It has been 20 years since SHRM first launched its annual employee benefits survey, at that time entitled “Innovative Benefits Survey.” The sheer number of benefits that were asked about in 1996 compared with today have grown immensely – a mere 60 benefits in 1996 compared with the 344 benefits covered in the 2016 Employee Benefits Research Report (click here for the full report). When we compare changes in benefits over the past 20 years we see that the core benefits offered by employers has remained relatively stable. For example, health care coverage: 90% of companies offered coverage through either a PPO or HMO in 1996 and when we analyzed the numbers of organizations that offered either a PPO or HMO in 2016 it was also 90%. In addition, the following benefits have remained stable:
- Prescription drug coverage
- Employer assistance programs
- Medical flexible spending accounts
- Long term care insurance
What we did see a change in is the different types of health care coverage which expand beyond the traditional HMO and PPO plans. Now we’ve got dental, vision, mental health, chiropractic insurance as well as HRAs, HSAs and other consumer directed health plans.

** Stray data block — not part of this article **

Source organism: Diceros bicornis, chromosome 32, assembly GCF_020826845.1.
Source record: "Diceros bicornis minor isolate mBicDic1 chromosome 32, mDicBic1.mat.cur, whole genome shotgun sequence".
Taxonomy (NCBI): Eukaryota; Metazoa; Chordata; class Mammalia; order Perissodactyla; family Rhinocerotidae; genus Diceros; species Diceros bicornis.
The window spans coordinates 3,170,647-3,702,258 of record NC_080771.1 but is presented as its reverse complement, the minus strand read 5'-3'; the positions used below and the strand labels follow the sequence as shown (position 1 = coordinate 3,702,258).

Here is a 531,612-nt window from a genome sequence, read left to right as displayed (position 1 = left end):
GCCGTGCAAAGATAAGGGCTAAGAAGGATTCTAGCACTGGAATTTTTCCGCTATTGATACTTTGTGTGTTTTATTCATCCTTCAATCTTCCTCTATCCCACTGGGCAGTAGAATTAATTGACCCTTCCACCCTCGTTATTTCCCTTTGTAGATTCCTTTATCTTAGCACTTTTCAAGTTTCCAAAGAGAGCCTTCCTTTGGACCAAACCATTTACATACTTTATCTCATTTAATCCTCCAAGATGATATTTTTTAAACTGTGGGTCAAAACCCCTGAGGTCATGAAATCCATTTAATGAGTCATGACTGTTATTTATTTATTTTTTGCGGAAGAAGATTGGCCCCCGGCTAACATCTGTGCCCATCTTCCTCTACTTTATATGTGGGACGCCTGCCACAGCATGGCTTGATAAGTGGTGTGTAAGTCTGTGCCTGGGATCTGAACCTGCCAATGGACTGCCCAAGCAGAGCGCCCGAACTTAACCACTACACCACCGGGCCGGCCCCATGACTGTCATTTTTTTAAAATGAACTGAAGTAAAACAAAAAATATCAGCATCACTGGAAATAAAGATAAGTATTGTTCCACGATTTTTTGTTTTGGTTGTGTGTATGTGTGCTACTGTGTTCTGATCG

And while the way we asked paid leave has changed over the years, so the numbers are not directly comparable, in 1996, 90% of organizations had paid vacation compared with 97% now.
Retirement preparation planning has stayed the same as well with 45% offering this benefit in 1996 which is the same as now.
Select types of wellness programs are also offered at the same rate – smoking cessation programs and weight loss programs.
Areas where we do see changes in the directly COMPARABLE benefits from 1996 and 2016 are:
- Telecommuting of any type increased from 20% in 1996 to 60% in 2016.
- Wellness resources and information from 54% to 72%
- Increased focus in the area of professional development is marked by an increase in company paid professional memberships (65% to 88%) and PD opportunities (75% to 86%).
While we didn’t asked about retirement savings in the 1996 survey, we did start asking about that one year later in 1997. At that time 68% of organizations offered a defined contribution plan compared with 90% today. And defined benefit pension plans have dropped from 49% in 1997 to 25% today.
What are your thoughts on the findings and why do you think the sheer number of benefits offered to employees has increased over the past 20 years?